About the Author

Glen Dresser is a novelist whose first book, Correction Road, was released in 2007 and shortlisted for the W.O. Mitchell City of Calgary book prize. He has also worked as a technical writer, information designer and web developer. He is currently focusing his efforts on his second novel and his first-born son, while assisting with UPPERCASE Magazine

Categorical Index
« "Animal Shelters" for UPPERCASE Magazine | Main | Prairie Fire Review »

"Gumball Machines" for UPPERCASE Magazine

Musings on the history of the gumball machine - UPPERCASE Magazine Issue #4

It's amazing that we've become so accepting of the idea of making a transaction with a machine. And yet a century of vending machines has brought us along in little steps to this point. One can imagine first the dubiousness and then the sense of novelty that much have greeted the first automated postcard vending machines in the streets of London in the 1880s. And while those early designs -- and the candy dispensers that came to North America a decade later -- are like crude golems in comparison to the sophisticated automated transactions of today, they were a significant step. A transaction requires two participants, and up until those first vending machines, this meant two people.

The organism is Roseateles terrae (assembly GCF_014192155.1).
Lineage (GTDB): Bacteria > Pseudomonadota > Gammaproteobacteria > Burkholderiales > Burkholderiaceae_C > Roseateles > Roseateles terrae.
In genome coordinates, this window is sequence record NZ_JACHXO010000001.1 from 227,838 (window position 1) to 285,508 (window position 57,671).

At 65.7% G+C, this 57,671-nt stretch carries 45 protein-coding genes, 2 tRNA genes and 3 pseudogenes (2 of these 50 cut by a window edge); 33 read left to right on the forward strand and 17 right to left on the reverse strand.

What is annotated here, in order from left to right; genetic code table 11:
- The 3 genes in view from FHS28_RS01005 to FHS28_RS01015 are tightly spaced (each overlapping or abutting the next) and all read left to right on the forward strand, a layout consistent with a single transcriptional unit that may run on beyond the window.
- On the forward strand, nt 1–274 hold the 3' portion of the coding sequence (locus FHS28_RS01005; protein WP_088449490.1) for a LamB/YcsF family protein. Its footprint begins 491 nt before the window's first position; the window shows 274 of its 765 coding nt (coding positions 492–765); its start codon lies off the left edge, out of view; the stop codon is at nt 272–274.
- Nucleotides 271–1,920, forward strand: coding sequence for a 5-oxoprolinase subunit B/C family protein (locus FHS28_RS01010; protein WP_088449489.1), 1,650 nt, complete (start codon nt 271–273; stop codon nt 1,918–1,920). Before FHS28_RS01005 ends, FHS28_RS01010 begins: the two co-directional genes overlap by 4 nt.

This was a really fun piece, but one that took a while to write. Janine asked me to do a little piece with musings gumball machines, and I struggled for a bit to find the right angle for the piece. In the end, I'm really happy with how this little essay turned out; it's one of my favorites that I've done for UPPERCASE, touching on golems, the Turing test, and random number generators. 

Reader Comments

There are no comments for this journal entry. To create a new comment, use the form below.

PostPost a New Comment

Enter your information below to add a new comment.

My response is on my own website »
Author Email (optional):
Author URL (optional):
Some HTML allowed: <a href="" title=""> <abbr title=""> <acronym title=""> <b> <blockquote cite=""> <code> <em> <i> <strike> <strong>